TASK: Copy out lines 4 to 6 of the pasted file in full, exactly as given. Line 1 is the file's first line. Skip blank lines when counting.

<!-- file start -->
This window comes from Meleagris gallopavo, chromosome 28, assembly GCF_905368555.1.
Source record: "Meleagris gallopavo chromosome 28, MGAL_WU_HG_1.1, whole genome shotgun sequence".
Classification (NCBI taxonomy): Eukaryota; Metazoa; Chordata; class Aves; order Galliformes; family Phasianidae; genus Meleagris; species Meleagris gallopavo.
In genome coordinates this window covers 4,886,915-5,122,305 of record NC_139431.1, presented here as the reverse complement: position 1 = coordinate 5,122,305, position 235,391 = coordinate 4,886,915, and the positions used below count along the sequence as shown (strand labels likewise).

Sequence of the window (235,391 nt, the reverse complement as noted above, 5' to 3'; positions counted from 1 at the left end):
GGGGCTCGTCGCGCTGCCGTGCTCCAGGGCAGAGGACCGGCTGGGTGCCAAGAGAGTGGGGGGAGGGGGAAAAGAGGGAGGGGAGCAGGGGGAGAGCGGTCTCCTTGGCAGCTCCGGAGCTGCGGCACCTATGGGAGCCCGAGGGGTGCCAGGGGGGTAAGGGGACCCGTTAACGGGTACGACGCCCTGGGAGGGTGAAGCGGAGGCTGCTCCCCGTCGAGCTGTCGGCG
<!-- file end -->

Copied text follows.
In genome coordinates this window covers 4,886,915-5,122,305 of record NC_139431.1, presented here as the reverse complement: position 1 = coordinate 5,122,305, position 235,391 = coordinate 4,886,915, and the positions used below count along the sequence as shown (strand labels likewise).

Sequence of the window (235,391 nt, the reverse complement as noted above, 5' to 3'; positions counted from 1 at the left end):
GGGGCTCGTCGCGCTGCCGTGCTCCAGGGCAGAGGACCGGCTGGGTGCCAAGAGAGTGGGGGGAGGGGGAAAAGAGGGAGGGGAGCAGGGGGAGAGCGGTCTCCTTGGCAGCTCCGGAGCTGCGGCACCTATGGGAGCCCGAGGGGTGCCAGGGGGGTAAGGGGACCCGTTAACGGGTACGACGCCCTGGGAGGGTGAAGCGGAGGCTGCTCCCCGTCGAGCTGTCGGCG